Jacob characterized Joseph in a sentence when he said, “Joseph is a fruitful bough.” Was there ever a more fruitful bough? Was there ever a more chastened life? Jacob added: “The archers have sorely grieved him, and shot at him, and hated him.” (Genesis 49:23). The Psalmist said, “Whose feet they hurt with fetters; his soul came into iron.” (Psalm 105:18, margin). Joseph suffered in his father’s house, in his master’s house, and in the prison; nevertheless, standing silently in the shadows was God. He tried him, and in the final analysis Joseph can be described “a fruitful bough whose branches run over the wall.”

If chastening produces abiding in Christ, and abiding in Christ produces the Spirit-filled life blessing then must flow to others. Jesus said, “He that believeth on Me…out of his belly (inner self) shall flow rivers of living water. But this spake He of the Spirit, which they that believe on Him should receive.” (John 7:37, 38).

It is sad today to reflect that so few believers manifest this Spirit-filled life in view of the solemn pronouncement, “Now if any man have not the Spirit of Christ He is none of His.” (Romans 8:9). The passage indicates that the true believer is not only indwelt by the Holy Spirit, but he is one whose life is controlled by the Spirit. As he directed the steps in the pathway of Christ so should he direct the footsteps of His humble followers.

George Mathieson had learned something of this when he penned the words:

O Cross, that liftest up my head,
I dare not ask to fly from Thee;
I lay in dust life’s glory dead,
And from the ground there blossoms red
Life that shall endless be.

Happy the saint, who, when chastened, discovers the fruit of a Christ-filled life.

(3) To Produce Humility.

Chastening may take the form of a trial, which, a saint reflecting upon, sees as a milestone in life’s pathway—a hurdle successfully passed in the Christian race. Another form of chastening abides with him, and may possibly dog his footsteps all along the pilgrim way—a “thorn in the flesh.”

Paul writes of “a man in Christ” who had a remarkable experience fourteen years previous to the time of writing of the experience. It is generally understood that Paul himself is the “man” in the story. Fourteen years before he was shamefully handled by a mob while preaching in Lystra. This mob was incited by hate-filled Jews to stone Paul and leave him for dead. As such he was mourned by the beloved disciples, but, in the midst of the mourning he rose to life before their eyes. (Acts 14).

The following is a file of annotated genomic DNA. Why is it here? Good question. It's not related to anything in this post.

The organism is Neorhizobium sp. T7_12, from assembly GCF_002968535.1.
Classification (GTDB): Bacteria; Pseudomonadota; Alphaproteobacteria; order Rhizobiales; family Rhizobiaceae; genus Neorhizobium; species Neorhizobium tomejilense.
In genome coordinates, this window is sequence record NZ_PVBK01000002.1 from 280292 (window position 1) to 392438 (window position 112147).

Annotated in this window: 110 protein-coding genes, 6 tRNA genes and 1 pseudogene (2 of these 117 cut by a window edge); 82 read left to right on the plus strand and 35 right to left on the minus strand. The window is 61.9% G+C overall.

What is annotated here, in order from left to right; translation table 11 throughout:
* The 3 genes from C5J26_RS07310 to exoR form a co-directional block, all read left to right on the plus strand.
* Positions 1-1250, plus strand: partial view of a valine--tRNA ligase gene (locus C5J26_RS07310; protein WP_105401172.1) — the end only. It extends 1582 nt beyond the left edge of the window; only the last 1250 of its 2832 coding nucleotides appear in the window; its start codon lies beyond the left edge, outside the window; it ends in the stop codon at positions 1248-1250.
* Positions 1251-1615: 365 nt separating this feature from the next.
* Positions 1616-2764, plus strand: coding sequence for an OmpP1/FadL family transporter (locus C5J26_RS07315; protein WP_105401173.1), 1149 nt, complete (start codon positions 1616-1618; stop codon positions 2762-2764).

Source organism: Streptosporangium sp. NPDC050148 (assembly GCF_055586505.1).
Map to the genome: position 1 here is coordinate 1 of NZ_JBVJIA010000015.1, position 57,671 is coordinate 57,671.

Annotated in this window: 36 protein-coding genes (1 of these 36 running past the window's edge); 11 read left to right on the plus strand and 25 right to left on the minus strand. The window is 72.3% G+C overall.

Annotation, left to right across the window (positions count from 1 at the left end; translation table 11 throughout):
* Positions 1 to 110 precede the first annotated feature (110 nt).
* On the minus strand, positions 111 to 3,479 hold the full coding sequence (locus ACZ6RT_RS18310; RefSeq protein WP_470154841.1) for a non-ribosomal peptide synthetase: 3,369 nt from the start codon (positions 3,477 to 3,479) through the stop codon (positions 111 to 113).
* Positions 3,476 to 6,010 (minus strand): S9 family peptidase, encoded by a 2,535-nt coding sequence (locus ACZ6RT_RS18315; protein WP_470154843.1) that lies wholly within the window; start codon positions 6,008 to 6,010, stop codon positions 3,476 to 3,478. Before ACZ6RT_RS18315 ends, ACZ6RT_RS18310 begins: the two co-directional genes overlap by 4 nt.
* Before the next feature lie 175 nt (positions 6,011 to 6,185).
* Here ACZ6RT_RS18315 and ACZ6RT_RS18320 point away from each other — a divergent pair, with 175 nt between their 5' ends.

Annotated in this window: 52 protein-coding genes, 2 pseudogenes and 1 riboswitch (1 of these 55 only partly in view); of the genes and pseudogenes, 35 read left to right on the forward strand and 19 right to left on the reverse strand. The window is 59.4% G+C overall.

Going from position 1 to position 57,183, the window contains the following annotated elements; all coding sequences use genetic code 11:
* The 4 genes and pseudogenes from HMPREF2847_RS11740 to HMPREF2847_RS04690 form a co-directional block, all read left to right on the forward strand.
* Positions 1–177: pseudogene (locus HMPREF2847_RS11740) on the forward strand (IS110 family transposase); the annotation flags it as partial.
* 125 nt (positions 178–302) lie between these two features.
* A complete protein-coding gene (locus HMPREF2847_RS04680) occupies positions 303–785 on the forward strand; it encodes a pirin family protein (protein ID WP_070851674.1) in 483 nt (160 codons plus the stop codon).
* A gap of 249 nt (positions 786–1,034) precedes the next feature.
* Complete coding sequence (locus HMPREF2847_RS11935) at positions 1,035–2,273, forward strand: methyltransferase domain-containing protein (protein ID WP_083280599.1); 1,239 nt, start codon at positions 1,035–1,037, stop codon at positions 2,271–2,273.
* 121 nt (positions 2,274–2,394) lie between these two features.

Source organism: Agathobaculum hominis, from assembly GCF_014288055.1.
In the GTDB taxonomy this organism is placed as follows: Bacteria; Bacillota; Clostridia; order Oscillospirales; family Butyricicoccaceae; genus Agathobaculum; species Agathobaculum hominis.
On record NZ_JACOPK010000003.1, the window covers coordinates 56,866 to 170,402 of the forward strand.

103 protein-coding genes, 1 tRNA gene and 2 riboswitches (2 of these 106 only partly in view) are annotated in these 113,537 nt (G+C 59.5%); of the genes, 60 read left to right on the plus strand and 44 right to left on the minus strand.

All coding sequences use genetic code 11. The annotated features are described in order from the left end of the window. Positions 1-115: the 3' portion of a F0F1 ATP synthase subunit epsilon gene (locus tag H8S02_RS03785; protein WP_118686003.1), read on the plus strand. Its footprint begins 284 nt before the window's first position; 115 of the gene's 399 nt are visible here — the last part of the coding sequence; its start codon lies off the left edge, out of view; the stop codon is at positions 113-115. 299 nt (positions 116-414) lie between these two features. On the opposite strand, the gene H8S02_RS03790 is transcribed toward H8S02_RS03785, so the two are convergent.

The strange story corresponds with the equally strange account rendered by the apostle (2 Corinthians 12). He says of the “man,” “whether in the body I cannot tell; whether out of the body I cannot tell.” Neither can he describe the remarkable visions seen during that remarkable period; but, they were calculated to make the privileged person “exalted above measure.” As a result Paul must for the rest of his life know a new experience—he carries a “thorn in the flesh.”

What was this “thorn”? God has wisely refrained from telling us the nature of it, but He does reveal three things about it. First, it was a gift; Second, it was a physical affliction; Third, it was “the messenger of Satan.”

This particular affliction, whatever it was, was “given.” Satan may have hurled it at Paul, but the Lord gave it to him. The incident may be regarded as a commentary on the precious promise, “Cast thy burden upon the Lord, and He shall sustain thee.” (Psalm 55:22). The word for “burden” reads in the margin “gift.” Another rendering is, “the portion He has assigned thee.” It may seem incongruous to think of a “burden” being a “gift”; but, when our pilgrimage is over many a saint will learn that his portion of affliction has been a blessing in disguise; it was indeed a “gift” from the Lord.